Georgian experts were no less skeptical of Garibashvili’s statements. Paata Zakareishvili, who served as the Georgian state minister for reconciliation and civil equality from 2012 to 2016, said in a January 6 interview with this author that Garibashvili “made a serious mistake” by mentioning Monaco and Monte Carlo: “Monaco is an independent state and Monte Carlo is the capital of this independent state,” Zakareishvili contended. According to the former state minister, thus, comparison with Monaco can be interpreted as Tbilisi’s consent to change the status of Abkhazia as de jure part of the Georgian state (Author’s interview, January 12).

Another independent expert, economist Paata Sheshelidze, is sure that the announcement of Abkhazia as a “potential Monaco” is wishful thinking: “Firstly, even if one believes that Georgia can attract such huge investments for the development of Abkhazia, it is not clear where investors will invest their capital—in the region or Georgia? Today, the sovereignty of Tbilisi does not extend to this region.” The expert also drew attention to another critical factor: “Georgia is not very attractive for investors due to many problems, including centralization” of government decision-making (Author’s interview, January 12).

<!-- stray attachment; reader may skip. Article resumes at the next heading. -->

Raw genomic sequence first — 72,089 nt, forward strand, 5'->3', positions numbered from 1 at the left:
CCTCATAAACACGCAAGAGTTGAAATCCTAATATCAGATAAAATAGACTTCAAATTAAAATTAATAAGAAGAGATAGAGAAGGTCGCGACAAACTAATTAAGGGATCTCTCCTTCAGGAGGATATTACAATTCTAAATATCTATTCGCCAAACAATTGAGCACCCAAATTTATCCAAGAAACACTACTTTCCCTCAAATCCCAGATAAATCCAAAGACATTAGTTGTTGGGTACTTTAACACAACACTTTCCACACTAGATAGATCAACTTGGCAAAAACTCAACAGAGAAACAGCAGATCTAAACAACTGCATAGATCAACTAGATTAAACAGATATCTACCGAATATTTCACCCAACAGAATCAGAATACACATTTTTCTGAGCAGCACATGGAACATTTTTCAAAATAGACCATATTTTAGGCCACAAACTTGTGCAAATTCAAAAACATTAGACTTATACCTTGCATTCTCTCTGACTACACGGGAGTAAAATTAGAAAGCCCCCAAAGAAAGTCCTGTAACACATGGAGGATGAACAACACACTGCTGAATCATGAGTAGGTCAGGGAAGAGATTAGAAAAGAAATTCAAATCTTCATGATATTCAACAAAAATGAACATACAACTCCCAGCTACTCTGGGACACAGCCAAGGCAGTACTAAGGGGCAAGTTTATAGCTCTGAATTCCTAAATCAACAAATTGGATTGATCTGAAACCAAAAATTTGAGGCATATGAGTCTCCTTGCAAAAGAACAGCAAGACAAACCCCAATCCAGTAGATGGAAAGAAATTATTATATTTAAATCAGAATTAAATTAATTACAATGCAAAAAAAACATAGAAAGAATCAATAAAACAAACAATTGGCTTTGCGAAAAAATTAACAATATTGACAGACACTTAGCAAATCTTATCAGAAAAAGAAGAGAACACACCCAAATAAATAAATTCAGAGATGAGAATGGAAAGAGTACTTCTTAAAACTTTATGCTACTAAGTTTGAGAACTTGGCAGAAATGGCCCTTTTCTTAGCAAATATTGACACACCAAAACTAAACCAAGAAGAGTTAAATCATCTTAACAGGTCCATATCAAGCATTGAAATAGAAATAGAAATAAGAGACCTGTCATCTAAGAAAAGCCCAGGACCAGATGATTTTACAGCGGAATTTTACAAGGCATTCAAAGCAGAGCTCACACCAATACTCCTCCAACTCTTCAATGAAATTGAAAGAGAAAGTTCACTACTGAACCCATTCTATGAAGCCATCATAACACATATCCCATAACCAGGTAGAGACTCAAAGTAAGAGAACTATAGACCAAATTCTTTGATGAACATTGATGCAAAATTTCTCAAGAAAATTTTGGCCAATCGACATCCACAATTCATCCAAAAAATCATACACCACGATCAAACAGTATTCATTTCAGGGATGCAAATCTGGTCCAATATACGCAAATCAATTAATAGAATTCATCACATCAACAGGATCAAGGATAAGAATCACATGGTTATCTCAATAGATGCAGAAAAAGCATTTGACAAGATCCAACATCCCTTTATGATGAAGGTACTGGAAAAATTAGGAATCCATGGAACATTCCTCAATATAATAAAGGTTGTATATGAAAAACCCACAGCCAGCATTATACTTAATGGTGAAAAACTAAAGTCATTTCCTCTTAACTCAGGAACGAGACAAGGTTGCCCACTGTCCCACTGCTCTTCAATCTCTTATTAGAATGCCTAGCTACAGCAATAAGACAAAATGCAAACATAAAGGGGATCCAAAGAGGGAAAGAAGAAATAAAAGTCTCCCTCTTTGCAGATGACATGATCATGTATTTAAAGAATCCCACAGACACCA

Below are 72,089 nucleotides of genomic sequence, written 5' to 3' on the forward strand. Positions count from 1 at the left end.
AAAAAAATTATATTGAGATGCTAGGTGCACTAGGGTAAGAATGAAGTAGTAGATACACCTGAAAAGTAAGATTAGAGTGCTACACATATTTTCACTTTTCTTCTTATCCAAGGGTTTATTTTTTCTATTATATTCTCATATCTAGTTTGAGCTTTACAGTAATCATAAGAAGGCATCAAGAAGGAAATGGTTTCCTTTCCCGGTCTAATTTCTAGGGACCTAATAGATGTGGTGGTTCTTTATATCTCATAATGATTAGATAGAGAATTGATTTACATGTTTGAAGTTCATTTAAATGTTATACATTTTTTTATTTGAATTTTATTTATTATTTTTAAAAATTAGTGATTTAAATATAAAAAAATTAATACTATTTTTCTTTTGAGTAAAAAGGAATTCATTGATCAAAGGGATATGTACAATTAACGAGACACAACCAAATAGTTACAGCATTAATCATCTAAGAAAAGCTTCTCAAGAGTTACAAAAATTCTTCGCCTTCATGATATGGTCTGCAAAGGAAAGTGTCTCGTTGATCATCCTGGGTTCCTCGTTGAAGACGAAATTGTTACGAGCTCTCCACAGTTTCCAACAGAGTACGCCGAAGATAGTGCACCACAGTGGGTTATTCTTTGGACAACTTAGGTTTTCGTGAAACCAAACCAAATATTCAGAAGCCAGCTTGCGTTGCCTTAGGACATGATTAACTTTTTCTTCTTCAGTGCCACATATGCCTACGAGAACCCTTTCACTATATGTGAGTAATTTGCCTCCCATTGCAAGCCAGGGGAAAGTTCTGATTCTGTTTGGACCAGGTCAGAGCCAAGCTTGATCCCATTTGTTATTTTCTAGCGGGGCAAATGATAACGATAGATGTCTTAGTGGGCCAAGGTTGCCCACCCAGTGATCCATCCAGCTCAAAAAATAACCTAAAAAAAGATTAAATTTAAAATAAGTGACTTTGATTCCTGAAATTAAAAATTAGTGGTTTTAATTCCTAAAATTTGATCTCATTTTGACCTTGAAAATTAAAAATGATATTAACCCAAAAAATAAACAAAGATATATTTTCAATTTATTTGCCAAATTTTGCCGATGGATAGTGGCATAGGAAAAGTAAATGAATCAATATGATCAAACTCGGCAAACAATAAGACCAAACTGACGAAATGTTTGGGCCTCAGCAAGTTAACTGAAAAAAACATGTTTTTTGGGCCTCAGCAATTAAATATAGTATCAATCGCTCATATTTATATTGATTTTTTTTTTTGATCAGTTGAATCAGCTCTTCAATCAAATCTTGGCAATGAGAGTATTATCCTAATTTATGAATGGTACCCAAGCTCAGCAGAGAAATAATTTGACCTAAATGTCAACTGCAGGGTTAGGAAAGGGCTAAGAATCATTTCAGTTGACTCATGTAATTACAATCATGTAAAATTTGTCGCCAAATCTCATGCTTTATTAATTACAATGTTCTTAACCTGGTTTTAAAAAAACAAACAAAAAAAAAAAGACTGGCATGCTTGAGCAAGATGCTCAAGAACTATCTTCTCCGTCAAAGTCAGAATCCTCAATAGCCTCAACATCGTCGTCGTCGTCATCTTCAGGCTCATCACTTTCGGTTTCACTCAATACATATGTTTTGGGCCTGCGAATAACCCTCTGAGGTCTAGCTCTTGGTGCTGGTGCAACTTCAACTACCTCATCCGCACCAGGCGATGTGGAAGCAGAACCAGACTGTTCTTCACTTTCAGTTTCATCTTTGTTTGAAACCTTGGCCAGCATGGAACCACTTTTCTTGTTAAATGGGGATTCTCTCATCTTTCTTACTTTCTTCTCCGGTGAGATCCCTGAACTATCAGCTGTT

And yet, an additional perspective was offered by David Avalishvili, an expert with the independent analytical outlet Nation.ge, in a January 12 interview with this author: If we consider Garibashvili’s statement in the context of recent events in the region, as well as Russian-Abkhazian relations and the war in Ukraine, then the Georgian prime minister clearly played “his game” (Author’s interview, January 12).

According to Avalishvili, throughout Russia’s all-out aggression against Ukraine, Georgia, together with Azerbaijan, has become a crucial transit corridor and transport hub for the wider Eurasian region (see EDM, September 15, 2022). Consequently, Baku and Tbilisi initiated new transmission lines to deliver energy to Europe, and international interest in these alternative routes is growing (see EDM, November 30, 2022).